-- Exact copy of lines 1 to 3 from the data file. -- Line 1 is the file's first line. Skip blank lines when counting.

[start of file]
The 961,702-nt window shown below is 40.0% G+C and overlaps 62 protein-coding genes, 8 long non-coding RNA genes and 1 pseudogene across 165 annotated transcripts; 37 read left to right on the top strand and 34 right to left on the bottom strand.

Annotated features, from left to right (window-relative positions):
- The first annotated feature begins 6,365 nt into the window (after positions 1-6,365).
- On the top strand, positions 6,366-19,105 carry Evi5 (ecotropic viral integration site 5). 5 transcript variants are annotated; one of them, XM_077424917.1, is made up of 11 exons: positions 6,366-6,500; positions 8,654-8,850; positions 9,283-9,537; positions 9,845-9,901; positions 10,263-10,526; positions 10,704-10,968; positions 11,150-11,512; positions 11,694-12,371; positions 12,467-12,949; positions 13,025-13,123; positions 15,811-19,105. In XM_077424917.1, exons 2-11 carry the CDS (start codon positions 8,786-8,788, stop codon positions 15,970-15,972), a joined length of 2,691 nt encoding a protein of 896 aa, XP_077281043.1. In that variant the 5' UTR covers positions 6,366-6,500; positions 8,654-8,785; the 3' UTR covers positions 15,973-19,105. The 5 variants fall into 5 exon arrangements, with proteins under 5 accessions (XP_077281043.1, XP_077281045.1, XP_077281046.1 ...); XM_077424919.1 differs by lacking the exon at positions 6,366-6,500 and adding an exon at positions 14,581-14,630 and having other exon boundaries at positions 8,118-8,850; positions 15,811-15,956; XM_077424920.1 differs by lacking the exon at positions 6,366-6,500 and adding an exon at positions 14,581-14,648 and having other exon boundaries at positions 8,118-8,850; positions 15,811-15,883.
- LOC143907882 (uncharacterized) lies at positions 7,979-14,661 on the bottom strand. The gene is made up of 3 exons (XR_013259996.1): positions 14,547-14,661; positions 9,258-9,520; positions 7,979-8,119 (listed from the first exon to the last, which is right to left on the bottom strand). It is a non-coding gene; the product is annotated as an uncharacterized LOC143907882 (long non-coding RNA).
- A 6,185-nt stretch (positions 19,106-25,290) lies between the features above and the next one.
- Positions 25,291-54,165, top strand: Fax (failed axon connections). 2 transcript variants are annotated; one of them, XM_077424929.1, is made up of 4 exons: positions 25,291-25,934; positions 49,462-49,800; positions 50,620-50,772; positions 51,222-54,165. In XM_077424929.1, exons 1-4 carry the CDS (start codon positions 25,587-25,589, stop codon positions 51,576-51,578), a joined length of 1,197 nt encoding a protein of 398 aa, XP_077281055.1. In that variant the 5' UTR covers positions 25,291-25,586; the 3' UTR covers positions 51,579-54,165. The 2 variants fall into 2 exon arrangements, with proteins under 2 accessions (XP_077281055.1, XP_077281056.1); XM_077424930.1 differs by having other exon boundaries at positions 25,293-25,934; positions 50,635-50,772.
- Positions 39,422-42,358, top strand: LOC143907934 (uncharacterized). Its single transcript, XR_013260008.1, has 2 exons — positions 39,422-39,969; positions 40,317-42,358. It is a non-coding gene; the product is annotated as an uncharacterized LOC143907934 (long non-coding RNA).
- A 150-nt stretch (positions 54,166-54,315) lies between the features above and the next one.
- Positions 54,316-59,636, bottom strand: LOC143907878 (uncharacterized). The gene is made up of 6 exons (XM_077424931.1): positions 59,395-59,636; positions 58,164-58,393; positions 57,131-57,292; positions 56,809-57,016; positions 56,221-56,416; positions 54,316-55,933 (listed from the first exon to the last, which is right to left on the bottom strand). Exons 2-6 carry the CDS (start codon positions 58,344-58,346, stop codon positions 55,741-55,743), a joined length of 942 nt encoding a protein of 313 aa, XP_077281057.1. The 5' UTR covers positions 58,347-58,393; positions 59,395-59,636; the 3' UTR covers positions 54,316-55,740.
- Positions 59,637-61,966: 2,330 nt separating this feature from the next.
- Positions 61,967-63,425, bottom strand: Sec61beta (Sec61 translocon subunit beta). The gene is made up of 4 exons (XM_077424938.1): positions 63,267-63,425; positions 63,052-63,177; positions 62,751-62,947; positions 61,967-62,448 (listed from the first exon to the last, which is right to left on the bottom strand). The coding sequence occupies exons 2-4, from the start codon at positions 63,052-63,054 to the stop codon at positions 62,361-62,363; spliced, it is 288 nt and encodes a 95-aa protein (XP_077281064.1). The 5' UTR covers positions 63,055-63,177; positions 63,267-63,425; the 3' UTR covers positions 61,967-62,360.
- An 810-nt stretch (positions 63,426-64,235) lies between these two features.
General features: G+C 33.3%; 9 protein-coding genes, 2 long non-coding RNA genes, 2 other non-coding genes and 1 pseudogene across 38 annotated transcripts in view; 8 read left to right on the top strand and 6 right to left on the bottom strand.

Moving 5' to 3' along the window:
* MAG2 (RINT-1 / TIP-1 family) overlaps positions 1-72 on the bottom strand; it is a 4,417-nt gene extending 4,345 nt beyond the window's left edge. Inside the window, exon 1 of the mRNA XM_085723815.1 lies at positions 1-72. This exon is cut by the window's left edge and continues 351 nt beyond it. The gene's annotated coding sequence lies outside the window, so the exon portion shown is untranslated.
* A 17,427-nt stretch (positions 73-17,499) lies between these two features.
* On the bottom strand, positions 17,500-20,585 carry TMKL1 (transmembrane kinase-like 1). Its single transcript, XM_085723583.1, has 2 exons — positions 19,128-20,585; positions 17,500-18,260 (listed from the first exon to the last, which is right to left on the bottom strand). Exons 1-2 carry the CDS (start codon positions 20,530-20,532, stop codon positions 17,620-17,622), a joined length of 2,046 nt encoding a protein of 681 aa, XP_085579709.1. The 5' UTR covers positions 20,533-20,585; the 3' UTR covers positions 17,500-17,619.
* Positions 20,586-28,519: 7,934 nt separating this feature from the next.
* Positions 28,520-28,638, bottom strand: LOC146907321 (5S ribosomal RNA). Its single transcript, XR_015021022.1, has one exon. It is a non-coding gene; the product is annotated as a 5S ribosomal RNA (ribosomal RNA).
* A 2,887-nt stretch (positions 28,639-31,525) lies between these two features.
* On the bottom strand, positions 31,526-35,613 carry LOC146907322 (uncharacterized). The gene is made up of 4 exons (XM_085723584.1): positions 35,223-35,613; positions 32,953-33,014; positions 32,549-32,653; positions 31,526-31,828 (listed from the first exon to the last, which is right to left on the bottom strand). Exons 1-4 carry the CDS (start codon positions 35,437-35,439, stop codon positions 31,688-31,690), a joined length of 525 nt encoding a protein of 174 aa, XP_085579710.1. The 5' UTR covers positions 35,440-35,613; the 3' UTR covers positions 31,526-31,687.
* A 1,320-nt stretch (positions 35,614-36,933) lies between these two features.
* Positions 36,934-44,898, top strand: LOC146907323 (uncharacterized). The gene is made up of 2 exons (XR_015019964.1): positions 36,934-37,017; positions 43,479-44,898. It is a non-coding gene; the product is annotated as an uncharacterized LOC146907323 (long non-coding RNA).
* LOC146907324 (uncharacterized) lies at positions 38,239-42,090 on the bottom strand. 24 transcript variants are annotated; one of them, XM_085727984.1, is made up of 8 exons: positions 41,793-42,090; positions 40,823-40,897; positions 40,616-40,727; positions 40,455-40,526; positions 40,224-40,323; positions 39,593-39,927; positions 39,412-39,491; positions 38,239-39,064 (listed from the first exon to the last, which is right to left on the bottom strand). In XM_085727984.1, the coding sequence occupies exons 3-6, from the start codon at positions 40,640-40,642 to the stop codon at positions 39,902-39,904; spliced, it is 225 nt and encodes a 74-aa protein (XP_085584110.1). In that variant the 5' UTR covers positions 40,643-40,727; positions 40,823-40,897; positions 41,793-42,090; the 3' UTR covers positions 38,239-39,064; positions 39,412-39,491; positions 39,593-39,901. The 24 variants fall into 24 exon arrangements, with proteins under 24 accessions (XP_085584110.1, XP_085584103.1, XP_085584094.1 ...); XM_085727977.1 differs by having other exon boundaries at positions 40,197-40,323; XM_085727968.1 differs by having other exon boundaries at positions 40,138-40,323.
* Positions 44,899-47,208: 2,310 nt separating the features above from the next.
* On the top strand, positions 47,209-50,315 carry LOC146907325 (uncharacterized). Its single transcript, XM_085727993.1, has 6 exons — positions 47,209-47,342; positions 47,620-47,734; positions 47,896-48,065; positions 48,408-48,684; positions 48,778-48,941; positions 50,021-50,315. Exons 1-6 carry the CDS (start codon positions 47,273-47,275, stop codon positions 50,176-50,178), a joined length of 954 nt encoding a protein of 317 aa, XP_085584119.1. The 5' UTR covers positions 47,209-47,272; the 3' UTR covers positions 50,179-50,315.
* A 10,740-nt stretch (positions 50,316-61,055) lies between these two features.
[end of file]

The 961,702-nt window shown below is 40.0% G+C and overlaps 62 protein-coding genes, 8 long non-coding RNA genes and 1 pseudogene across 165 annotated transcripts; 37 read left to right on the top strand and 34 right to left on the bottom strand.

Annotated features, from left to right (window-relative positions):
- The first annotated feature begins 6,365 nt into the window (after positions 1-6,365).